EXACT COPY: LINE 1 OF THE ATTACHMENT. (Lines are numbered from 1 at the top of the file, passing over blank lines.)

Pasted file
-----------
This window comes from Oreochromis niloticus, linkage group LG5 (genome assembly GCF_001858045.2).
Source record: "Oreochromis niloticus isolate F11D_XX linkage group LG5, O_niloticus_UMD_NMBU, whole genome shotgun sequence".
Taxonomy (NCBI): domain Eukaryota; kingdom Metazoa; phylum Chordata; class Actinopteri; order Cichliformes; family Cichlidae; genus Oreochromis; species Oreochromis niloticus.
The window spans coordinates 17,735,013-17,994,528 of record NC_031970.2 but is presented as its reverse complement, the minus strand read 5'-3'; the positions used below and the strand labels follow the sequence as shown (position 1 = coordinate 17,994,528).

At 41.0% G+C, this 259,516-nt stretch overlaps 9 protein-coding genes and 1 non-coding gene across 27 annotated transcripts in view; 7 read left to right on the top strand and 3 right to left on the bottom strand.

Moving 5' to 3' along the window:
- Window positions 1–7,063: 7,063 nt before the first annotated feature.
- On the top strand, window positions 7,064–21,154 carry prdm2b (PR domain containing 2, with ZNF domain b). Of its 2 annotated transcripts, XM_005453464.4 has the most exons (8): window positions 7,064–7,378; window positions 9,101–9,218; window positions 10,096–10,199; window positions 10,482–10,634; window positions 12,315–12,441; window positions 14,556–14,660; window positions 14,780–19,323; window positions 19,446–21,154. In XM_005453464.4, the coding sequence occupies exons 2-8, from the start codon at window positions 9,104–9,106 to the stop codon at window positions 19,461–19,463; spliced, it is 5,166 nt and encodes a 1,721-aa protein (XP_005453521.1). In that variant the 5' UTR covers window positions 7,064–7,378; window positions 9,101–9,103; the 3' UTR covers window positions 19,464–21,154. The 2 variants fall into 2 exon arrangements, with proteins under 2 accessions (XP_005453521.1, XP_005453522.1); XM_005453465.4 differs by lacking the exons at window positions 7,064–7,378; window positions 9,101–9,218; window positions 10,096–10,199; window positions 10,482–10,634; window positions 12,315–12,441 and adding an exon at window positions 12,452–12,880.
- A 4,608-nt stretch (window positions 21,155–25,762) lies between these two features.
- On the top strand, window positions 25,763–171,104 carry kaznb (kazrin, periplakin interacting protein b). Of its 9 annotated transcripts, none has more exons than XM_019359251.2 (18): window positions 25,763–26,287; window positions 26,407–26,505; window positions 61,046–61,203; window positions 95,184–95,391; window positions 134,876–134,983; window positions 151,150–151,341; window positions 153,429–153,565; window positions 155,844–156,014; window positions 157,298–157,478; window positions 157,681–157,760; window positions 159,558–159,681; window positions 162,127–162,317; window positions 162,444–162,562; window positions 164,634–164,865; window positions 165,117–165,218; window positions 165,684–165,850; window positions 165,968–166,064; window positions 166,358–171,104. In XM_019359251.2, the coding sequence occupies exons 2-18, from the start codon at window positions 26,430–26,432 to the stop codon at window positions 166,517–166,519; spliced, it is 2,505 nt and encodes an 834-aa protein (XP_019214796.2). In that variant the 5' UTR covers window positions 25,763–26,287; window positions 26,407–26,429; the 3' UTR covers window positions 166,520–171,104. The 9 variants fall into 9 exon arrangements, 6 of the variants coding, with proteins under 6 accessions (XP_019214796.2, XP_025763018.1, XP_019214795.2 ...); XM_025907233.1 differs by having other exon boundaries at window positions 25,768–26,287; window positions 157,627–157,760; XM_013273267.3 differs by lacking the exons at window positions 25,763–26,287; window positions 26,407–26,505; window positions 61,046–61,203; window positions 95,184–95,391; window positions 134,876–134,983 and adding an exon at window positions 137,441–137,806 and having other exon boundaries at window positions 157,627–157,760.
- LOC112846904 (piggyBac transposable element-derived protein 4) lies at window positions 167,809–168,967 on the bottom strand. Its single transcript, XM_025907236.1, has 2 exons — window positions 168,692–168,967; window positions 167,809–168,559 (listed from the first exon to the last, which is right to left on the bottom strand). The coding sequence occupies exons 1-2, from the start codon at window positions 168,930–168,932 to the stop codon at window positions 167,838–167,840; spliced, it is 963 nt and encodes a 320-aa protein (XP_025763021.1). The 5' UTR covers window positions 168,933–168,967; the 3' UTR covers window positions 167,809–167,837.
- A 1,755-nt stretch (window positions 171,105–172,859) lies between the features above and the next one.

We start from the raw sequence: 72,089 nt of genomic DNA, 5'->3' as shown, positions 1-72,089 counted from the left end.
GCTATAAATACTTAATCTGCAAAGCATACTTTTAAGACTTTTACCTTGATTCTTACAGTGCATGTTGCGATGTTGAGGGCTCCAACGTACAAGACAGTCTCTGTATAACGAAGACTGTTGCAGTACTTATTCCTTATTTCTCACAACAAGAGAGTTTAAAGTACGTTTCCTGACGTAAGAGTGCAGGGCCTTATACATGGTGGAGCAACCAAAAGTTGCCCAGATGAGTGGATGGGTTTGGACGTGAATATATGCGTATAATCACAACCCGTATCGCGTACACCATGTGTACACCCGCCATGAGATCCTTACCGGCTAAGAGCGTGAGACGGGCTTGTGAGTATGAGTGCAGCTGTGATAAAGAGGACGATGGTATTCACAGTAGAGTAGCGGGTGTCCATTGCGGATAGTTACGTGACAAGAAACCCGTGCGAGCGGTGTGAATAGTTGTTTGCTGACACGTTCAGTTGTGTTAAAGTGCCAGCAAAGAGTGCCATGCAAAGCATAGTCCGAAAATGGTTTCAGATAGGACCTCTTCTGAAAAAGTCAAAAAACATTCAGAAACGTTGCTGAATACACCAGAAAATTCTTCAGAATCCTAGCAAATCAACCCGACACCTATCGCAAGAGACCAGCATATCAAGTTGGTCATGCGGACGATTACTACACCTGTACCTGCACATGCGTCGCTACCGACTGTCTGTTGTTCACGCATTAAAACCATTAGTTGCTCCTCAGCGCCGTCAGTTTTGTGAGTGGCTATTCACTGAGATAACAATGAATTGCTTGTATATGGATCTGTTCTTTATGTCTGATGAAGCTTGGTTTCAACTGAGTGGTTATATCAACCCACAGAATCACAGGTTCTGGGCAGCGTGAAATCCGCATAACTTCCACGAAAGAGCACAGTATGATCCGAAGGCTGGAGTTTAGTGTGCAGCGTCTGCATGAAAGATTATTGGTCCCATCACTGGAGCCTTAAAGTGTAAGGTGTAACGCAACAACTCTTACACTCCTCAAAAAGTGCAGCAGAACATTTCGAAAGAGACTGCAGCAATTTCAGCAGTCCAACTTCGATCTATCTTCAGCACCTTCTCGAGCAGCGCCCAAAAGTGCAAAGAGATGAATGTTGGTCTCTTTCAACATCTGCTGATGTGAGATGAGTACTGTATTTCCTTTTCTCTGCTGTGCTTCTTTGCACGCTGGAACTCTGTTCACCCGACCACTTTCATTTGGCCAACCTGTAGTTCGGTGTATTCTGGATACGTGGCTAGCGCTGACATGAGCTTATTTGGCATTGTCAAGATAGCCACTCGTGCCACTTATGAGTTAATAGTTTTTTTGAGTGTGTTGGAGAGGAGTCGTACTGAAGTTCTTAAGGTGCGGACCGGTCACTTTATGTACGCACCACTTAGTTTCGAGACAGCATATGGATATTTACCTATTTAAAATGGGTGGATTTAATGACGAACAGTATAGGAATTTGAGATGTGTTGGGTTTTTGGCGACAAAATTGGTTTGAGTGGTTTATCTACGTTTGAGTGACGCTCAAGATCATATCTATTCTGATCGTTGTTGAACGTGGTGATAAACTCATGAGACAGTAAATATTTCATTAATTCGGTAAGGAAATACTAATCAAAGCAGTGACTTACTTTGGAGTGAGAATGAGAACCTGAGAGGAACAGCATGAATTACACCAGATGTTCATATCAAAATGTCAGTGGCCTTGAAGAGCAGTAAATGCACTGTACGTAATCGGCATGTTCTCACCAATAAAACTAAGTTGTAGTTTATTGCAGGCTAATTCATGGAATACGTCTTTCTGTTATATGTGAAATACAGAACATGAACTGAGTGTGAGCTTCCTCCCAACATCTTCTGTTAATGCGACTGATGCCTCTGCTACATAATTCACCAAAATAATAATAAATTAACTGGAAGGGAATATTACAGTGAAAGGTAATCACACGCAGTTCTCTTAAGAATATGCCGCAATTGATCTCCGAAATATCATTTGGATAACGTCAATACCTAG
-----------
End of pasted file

This window comes from Oreochromis niloticus, linkage group LG5 (genome assembly GCF_001858045.2).